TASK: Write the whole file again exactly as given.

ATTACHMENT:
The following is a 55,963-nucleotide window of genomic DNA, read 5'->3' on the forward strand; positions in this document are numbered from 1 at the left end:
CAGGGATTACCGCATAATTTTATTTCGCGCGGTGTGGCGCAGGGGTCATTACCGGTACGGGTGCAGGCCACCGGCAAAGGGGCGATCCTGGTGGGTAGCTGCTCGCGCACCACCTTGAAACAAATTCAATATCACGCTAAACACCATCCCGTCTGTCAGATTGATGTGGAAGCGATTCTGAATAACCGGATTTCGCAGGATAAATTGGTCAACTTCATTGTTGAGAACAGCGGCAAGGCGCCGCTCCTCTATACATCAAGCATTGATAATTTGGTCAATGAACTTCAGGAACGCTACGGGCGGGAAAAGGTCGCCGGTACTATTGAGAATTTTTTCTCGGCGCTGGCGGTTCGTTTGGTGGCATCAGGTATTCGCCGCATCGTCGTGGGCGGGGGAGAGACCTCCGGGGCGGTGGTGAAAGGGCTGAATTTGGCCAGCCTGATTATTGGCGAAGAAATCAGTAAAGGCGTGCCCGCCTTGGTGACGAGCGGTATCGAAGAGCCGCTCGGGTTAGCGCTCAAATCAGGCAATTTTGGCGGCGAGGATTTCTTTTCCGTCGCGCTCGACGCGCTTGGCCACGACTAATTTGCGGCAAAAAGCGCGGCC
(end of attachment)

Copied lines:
The following is a 55,963-nucleotide window of genomic DNA, read 5'->3' on the forward strand; positions in this document are numbered from 1 at the left end:
CAGGGATTACCGCATAATTTTATTTCGCGCGGTGTGGCGCAGGGGTCATTACCGGTACGGGTGCAGGCCACCGGCAAAGGGGCGATCCTGGTGGGTAGCTGCTCGCGCACCACCTTGAAACAAATTCAATATCACGCTAAACACCATCCCGTCTGTCAGATTGATGTGGAAGCGATTCTGAATAACCGGATTTCGCAGGATAAATTGGTCAACTTCATTGTTGAGAACAGCGGCAAGGCGCCGCTCCTCTATACATCAAGCATTGATAATTTGGTCAATGAACTTCAGGAACGCTACGGGCGGGAAAAGGTCGCCGGTACTATTGAGAATTTTTTCTCGGCGCTGGCGGTTCGTTTGGTGGCATCAGGTATTCGCCGCATCGTCGTGGGCGGGGGAGAGACCTCCGGGGCGGTGGTGAAAGGGCTGAATTTGGCCAGCCTGATTATTGGCGAAGAAATCAGTAAAGGCGTGCCCGCCTTGGTGACGAGCGGTATCGAAGAGCCGCTCGGGTTAGCGCTCAAATCAGGCAATTTTGGCGGCGAGGATTTCTTTTCCGTCGCGCTCGACGCGCTTGGCCACGACTAATTTGCGGCAAAAAGCGCGGCC